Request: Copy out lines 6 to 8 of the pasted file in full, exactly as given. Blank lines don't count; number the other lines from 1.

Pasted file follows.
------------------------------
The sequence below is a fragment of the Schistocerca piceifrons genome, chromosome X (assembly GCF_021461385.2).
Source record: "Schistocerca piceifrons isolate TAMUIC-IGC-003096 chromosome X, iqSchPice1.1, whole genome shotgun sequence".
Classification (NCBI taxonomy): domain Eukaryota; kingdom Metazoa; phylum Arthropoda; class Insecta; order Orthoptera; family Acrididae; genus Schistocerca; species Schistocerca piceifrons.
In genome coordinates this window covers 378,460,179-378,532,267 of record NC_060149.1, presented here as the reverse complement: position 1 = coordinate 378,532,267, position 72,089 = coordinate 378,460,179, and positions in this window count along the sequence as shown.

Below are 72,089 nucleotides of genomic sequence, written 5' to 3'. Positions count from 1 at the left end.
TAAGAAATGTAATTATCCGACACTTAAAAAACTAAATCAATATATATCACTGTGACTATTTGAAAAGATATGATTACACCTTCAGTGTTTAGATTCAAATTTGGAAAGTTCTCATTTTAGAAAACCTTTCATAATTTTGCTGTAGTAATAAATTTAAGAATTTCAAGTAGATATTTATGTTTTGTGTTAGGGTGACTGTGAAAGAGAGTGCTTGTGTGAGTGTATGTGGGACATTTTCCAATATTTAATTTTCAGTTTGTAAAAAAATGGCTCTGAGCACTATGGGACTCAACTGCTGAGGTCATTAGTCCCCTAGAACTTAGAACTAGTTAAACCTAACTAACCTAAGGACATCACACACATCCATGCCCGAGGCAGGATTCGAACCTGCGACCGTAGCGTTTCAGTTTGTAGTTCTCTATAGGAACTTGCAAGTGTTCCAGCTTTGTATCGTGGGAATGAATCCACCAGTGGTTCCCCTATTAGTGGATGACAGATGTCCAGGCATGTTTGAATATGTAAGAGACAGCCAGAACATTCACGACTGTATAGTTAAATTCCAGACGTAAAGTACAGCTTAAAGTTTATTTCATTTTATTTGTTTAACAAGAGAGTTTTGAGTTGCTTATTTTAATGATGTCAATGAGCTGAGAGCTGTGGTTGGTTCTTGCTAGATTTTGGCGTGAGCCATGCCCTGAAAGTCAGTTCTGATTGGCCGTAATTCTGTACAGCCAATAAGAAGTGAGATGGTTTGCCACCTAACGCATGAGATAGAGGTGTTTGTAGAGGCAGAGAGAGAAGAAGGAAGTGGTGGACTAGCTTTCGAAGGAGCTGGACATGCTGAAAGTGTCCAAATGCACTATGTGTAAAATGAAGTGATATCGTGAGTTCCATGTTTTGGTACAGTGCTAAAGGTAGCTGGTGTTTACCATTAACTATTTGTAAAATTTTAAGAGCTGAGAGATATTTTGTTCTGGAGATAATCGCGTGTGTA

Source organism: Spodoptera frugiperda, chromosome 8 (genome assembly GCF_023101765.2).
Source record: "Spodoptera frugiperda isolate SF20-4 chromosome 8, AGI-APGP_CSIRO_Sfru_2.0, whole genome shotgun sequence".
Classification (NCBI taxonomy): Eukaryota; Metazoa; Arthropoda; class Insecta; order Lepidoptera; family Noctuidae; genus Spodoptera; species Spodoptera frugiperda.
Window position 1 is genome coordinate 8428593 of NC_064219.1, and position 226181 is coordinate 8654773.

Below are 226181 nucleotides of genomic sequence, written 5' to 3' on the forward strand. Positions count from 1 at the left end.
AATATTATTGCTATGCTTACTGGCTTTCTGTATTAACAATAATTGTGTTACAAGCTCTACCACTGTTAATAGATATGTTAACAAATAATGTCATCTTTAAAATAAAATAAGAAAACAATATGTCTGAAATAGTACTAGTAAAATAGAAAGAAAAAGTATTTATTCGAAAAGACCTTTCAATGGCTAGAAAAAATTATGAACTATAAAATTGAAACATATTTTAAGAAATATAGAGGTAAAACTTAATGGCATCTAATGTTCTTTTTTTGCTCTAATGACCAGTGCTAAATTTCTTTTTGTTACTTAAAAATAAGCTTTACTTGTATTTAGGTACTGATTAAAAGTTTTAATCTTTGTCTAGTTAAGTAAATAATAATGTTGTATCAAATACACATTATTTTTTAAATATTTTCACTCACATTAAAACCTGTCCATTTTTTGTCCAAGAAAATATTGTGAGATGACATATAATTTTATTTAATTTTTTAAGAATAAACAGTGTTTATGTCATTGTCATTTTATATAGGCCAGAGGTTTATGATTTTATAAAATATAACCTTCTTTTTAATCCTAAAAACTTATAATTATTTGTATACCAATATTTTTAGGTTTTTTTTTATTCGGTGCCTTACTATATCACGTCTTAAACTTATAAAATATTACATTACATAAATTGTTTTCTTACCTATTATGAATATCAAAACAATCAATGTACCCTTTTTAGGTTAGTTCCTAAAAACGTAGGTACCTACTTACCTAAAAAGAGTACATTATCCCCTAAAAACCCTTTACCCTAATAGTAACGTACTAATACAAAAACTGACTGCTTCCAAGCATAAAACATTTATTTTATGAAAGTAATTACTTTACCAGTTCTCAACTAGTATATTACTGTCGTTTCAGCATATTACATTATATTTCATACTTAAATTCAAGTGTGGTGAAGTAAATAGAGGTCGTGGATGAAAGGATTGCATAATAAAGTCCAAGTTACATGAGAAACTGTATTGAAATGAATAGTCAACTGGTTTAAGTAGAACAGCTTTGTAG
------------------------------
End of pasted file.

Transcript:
TAAGAAATGTAATTATCCGACACTTAAAAAACTAAATCAATATATATCACTGTGACTATTTGAAAAGATATGATTACACCTTCAGTGTTTAGATTCAAATTTGGAAAGTTCTCATTTTAGAAAACCTTTCATAATTTTGCTGTAGTAATAAATTTAAGAATTTCAAGTAGATATTTATGTTTTGTGTTAGGGTGACTGTGAAAGAGAGTGCTTGTGTGAGTGTATGTGGGACATTTTCCAATATTTAATTTTCAGTTTGTAAAAAAATGGCTCTGAGCACTATGGGACTCAACTGCTGAGGTCATTAGTCCCCTAGAACTTAGAACTAGTTAAACCTAACTAACCTAAGGACATCACACACATCCATGCCCGAGGCAGGATTCGAACCTGCGACCGTAGCGTTTCAGTTTGTAGTTCTCTATAGGAACTTGCAAGTGTTCCAGCTTTGTATCGTGGGAATGAATCCACCAGTGGTTCCCCTATTAGTGGATGACAGATGTCCAGGCATGTTTGAATATGTAAGAGACAGCCAGAACATTCACGACTGTATAGTTAAATTCCAGACGTAAAGTACAGCTTAAAGTTTATTTCATTTTATTTGTTTAACAAGAGAGTTTTGAGTTGCTTATTTTAATGATGTCAATGAGCTGAGAGCTGTGGTTGGTTCTTGCTAGATTTTGGCGTGAGCCATGCCCTGAAAGTCAGTTCTGATTGGCCGTAATTCTGTACAGCCAATAAGAAGTGAGATGGTTTGCCACCTAACGCATGAGATAGAGGTGTTTGTAGAGGCAGAGAGAGAAGAAGGAAGTGGTGGACTAGCTTTCGAAGGAGCTGGACATGCTGAAAGTGTCCAAATGCACTATGTGTAAAATGAAGTGATATCGTGAGTTCCATGTTTTGGTACAGTGCTAAAGGTAGCTGGTGTTTACCATTAACTATTTGTAAAATTTTAAGAGCTGAGAGATATTTTGTTCTGGAGATAATCGCGTGTGTA

Source organism: Spodoptera frugiperda, chromosome 8 (genome assembly GCF_023101765.2).
Source record: "Spodoptera frugiperda isolate SF20-4 chromosome 8, AGI-APGP_CSIRO_Sfru_2.0, whole genome shotgun sequence".